As I analyse this assertion made by Graham, it is evident that teaching is not limited to the textbook alone and goes beyond the realms of books and classroom. The core of this whole assertion is that learning goes beyond head knowledge and absorbing information but calls to a higher standard which is to be placed in the heart. As a result, we are placed into a deeper form of learning beyond just content but rather finding a strong correlation in what we are learning and how these concepts apply in our life. This supports my claim from the main paragraph above that emotional intelligence and creativity styles are essential to student development and goes beyond simply just knowledge. This highly correlates with my argument that students learn not only through the brain but also through emotional learning which is grounded on the emotional connection a teacher has with her students in promoting social awareness, empathy, and a positive disposition.

On the contrary however, I am not fully convinced with regards the amount or range of individuals used in this research. I say this because only 76 student- teachers were examined with regards to their emotional intelligence and creativity styles. I strongly believe that this data is to some extent bias or one sided, since it is primarily based in the Philippines alone. To support this claim, Magulod acknowledges the limitations in these results and conclusions made in this article which is not fully sufficient to prove that emotional intelligence and creativity styles are as powerful and effective in other parts of the world in terms of education. This study is narrow in scope and does not cover a universal range of studies beyond its 76 participants. However, Magulod uses well known instructional models such as Holman to elevate the standards and authenticity of the research.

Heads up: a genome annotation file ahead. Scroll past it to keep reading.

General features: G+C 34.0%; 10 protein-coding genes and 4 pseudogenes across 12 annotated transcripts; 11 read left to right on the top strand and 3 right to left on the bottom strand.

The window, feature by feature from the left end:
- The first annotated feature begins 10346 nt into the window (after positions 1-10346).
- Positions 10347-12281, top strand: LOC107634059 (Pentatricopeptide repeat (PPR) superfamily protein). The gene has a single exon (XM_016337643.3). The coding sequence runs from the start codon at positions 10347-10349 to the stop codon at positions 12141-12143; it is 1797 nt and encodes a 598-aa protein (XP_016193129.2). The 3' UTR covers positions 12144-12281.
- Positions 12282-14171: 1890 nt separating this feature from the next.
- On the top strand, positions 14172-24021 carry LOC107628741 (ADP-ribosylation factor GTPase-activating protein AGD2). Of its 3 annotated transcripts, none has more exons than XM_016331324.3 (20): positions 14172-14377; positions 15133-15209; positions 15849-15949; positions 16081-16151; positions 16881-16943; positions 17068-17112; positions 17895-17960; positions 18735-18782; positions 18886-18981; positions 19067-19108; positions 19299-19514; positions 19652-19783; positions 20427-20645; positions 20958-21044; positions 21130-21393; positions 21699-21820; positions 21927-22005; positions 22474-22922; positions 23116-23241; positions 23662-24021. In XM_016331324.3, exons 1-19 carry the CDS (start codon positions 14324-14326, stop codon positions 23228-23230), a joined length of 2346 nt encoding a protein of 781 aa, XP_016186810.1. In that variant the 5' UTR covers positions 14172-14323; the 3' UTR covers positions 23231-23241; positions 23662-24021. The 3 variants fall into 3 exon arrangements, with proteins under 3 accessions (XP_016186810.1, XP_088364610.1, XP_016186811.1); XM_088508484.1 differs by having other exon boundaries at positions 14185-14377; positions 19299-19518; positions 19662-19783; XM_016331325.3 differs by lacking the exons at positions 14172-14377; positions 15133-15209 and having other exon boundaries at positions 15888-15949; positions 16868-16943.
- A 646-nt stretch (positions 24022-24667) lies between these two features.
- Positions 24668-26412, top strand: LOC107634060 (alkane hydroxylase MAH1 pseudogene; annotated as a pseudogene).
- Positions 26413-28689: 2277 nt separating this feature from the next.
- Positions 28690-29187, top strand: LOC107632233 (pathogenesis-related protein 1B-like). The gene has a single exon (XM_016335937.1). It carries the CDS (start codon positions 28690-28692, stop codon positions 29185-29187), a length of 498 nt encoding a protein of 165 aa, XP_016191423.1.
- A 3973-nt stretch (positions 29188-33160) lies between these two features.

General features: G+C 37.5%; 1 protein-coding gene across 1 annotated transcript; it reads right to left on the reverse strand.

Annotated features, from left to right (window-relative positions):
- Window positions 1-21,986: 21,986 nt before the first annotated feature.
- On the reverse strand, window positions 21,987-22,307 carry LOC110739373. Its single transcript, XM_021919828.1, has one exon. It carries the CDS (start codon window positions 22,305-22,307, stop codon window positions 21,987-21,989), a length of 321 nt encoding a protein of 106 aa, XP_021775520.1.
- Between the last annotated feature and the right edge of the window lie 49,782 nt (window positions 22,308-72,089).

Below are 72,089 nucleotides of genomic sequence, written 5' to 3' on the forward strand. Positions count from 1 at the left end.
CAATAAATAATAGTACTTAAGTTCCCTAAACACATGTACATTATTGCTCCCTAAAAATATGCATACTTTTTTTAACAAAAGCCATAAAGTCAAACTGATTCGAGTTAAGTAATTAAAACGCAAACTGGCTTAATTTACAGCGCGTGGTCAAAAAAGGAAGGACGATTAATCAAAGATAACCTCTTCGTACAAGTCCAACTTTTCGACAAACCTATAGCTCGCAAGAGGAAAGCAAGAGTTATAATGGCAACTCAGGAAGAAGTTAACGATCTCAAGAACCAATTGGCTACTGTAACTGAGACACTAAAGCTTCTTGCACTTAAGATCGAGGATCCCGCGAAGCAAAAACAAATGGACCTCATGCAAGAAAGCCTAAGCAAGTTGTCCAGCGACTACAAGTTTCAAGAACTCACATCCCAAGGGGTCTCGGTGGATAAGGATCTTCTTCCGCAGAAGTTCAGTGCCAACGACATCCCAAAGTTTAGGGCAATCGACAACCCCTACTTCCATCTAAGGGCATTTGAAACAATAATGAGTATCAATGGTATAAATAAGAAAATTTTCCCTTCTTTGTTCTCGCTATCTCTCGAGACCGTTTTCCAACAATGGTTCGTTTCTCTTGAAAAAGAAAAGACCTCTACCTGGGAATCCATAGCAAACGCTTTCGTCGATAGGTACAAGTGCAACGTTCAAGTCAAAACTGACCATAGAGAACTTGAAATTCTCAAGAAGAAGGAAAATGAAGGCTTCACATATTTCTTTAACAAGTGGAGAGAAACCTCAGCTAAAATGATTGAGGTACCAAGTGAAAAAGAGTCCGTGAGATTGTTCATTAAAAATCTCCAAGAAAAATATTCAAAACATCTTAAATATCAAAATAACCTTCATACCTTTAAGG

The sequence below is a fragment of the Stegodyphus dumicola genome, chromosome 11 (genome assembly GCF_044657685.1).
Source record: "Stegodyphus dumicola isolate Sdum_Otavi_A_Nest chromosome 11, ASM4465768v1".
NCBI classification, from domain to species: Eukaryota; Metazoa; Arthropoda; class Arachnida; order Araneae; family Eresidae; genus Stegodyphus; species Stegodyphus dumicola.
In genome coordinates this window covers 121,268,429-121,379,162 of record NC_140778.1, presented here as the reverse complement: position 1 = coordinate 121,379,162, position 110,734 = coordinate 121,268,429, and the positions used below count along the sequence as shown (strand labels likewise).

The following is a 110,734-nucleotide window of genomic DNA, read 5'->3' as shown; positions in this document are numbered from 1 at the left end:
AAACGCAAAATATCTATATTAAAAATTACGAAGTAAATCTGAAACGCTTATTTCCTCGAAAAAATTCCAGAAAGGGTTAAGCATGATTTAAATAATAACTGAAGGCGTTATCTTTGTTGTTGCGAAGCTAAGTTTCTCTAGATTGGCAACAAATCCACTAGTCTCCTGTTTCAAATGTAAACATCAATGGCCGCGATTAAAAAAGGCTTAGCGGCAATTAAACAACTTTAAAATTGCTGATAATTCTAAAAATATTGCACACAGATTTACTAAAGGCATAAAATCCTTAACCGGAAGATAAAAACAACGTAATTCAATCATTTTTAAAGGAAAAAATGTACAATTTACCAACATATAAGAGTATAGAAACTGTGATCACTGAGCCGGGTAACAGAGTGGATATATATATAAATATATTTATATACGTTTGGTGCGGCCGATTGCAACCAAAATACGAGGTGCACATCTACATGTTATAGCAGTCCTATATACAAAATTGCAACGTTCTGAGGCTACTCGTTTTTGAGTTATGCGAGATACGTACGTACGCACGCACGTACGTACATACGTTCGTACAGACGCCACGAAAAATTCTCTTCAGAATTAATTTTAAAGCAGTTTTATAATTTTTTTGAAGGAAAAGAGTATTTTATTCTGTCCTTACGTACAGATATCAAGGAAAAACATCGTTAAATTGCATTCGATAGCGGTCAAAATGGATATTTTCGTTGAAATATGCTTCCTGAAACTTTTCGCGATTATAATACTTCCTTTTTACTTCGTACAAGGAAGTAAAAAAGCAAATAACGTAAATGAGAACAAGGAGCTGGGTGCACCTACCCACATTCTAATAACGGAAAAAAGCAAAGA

Finally, I would like to also use Brophy (2000) to end my critique and reflection since I find his claim a solid driving point for my argument which sufficient grounds to prove my case. Brophy makes a claim which I strongly believe relates to my main thesis that creativity styles and emotional intelligence are essential to student to teacher relationships. According to Brophy (2000) “The teacher displays concern and affection for students, is attentive to their needs and emotions, and socializes them to display these same characteristics in their interactions with one another.” To further explain this quote, I agree that a teacher does not primarily teach content only but strives to build a relationship with his or her students by carefully portraying care and compassion for them. This supports my claim that there is that sense of emotional connection between the teacher and his/her students in times wherein a student is struggling in the subject or an external problem outside the classroom.

Conclusions and Recommendations

“The determination of the congruency between creativity and emotional intelligence was the ultimate purpose of this study” Magulod (2016). In summary, based on the results have portrayed a high sense of creativity style. These high creativity styles are also one of the keys to effective teaching in enhancing student motivation and engagement. Now in terms of emotional intelligence, through self-evaluation of these individual, there is significantly a soaring range with regards to self-awareness, management of emotions, self-motivation, empathy and social skills.